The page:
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Published by Scottish Council for Voluntary Organisations

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Macmillan warns of “tsunami of demand” this autumn

This news post is almost 2 years old

The cancer support charity has redesigned its coffee mornings to raise vital funds

Macmillan Cancer Support has warned of a possible “tsunami of demand” for its services this autumn.

The charity is facing a 71% drop in income – around £20 million – this year after lockdown restrictions forced the cancellation of multiple fundraising events.

This could risk more than 80,000 cancer patients in the UK missing out on support from a Macmillan nurse next year, the charity said.

Macmillan is now calling on supporters to help raise vital funds so the charity can help more people over the coming months.

One way people can help is by taking part in one of the charity’s redesigned coffee mornings, either socially-distanced from their doorstep or online with friends and family.

Last year, around 200,000 people took part in coffee mornings, raising £27.5m. However, the charity said it is currently on track to raise just 29% of this total – the lowest amount since 2009 - and admits many people might be unaware that it is still possible to host or attend a coffee morning.

Claire Rowney, Macmillan’s executive director of fundraising, said: “We are going through one of the biggest crises in living memory and we want the public to know that the ‘new normal’ doesn’t mean that they can’t get involved with coffee morning this year. There are so many ways they can still show their support in whatever way they can and we’ve never needed their help more.”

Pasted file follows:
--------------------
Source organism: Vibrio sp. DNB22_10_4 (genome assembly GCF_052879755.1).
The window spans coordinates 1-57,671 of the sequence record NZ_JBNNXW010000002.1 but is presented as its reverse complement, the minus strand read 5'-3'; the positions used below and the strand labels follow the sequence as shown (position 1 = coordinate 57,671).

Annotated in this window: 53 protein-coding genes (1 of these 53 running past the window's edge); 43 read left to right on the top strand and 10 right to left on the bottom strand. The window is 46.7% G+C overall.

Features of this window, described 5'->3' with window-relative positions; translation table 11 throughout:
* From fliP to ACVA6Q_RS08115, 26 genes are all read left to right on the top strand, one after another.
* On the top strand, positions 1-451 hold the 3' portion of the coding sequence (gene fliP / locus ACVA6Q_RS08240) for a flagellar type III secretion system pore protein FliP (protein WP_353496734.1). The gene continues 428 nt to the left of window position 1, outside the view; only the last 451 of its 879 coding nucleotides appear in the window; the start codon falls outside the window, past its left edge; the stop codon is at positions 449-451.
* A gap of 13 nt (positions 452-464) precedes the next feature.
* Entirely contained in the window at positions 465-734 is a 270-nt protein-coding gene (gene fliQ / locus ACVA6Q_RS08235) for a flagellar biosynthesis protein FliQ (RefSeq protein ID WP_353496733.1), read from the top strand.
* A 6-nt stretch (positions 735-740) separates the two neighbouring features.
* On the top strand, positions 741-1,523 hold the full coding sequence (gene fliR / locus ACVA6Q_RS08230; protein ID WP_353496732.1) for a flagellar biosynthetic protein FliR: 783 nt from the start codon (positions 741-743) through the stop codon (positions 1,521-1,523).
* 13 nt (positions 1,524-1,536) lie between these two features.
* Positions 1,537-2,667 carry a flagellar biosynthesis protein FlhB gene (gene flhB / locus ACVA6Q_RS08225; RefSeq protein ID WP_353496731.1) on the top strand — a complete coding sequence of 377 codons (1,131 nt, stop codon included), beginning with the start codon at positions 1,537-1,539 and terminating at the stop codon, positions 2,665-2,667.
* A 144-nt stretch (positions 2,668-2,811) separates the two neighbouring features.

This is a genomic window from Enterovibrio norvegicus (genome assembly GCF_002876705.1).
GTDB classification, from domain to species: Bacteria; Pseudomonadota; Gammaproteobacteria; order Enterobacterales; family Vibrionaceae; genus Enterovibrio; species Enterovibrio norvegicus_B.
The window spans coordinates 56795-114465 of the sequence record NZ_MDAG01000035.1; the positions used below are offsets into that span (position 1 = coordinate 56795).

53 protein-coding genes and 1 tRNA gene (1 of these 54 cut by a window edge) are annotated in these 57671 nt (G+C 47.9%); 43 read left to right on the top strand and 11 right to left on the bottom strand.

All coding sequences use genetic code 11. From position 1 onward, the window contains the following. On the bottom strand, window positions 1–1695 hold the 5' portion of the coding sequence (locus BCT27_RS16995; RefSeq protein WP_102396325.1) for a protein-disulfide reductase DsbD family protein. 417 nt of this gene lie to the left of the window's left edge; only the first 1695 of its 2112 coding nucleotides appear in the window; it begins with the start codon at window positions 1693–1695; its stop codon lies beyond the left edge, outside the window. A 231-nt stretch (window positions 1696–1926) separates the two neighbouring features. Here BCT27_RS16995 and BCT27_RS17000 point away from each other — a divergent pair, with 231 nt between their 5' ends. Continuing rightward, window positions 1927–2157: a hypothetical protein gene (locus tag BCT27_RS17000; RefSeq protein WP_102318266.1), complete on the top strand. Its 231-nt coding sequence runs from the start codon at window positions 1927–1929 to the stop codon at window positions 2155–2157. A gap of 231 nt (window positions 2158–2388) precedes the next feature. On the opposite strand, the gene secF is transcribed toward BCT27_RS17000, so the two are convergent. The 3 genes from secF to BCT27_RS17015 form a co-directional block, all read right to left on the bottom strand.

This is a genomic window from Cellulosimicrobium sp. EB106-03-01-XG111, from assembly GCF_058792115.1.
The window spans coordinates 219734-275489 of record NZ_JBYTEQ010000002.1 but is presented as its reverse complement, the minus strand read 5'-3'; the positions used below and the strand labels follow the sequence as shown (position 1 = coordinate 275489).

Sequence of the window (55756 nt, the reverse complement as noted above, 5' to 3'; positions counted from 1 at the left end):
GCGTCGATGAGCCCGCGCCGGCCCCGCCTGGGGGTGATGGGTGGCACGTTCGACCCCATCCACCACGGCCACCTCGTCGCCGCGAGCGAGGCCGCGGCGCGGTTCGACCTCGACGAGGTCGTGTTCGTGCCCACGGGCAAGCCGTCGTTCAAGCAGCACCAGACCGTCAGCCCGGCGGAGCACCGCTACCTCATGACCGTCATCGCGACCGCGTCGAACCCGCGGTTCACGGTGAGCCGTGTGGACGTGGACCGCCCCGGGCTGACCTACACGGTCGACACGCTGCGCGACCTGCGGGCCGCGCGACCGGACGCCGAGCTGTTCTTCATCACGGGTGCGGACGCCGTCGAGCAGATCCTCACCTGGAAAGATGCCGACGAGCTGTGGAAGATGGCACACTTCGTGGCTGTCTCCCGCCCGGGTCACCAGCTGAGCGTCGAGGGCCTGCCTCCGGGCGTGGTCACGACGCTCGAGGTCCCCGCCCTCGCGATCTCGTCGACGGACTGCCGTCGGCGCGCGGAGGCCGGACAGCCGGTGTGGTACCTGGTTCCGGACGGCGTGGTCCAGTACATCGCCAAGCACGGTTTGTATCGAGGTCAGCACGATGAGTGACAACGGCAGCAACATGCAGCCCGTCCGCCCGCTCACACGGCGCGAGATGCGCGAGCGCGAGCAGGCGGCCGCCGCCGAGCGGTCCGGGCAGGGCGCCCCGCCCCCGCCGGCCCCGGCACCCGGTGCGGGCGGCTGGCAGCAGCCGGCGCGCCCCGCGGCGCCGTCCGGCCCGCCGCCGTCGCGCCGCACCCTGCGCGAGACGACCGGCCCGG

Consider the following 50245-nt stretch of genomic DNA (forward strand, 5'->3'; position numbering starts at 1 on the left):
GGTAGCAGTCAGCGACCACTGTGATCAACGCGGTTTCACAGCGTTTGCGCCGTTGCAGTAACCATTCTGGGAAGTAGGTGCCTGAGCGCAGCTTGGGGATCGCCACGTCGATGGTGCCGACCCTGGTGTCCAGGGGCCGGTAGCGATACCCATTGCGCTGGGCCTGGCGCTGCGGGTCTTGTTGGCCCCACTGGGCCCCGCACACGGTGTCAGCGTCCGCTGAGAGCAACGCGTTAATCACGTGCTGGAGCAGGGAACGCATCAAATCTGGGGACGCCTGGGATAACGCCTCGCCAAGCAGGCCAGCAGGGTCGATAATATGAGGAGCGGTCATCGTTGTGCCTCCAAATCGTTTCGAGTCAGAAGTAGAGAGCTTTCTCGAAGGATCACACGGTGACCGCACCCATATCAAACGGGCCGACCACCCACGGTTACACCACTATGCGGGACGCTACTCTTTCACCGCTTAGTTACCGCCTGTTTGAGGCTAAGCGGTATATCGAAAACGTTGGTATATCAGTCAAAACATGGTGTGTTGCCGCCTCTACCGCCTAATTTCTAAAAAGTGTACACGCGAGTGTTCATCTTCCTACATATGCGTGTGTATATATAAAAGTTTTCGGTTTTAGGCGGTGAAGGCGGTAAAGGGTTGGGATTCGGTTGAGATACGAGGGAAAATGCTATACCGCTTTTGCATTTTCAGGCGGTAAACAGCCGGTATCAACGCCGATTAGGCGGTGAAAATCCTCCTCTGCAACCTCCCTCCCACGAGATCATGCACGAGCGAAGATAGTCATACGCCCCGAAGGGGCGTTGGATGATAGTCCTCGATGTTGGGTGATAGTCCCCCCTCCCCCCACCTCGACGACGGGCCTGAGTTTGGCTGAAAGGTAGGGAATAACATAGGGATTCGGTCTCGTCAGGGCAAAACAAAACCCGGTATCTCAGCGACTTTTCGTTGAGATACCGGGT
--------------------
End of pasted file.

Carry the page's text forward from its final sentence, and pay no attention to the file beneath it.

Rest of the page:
The shortfall comes at a time when cancer patients need support more than ever. Macmillan’s free support services were inundated at the peak of the pandemic as many people living with cancer saw their treatments changed, postponed or even cancelled due to coronavirus.

Rowney added: “Macmillan relies on donations to provide care and support for 1.9 million people affected by cancer every year — and sadly this support could be at risk without income from events like coffee morning. People with cancer need us more than ever. There has never been a more terrifying time in recent history to receive a diagnosis as people face potential disruption or delays to treatment, amid an increased risk of infection to the coronavirus.

“Coffee morning has thrived for 30 years thanks to the enormous generosity of our supporters — and we need to act now to ensure it can continue to raise vital funds for people living with cancer for years to come.”

To sign up for a coffee morning, visit



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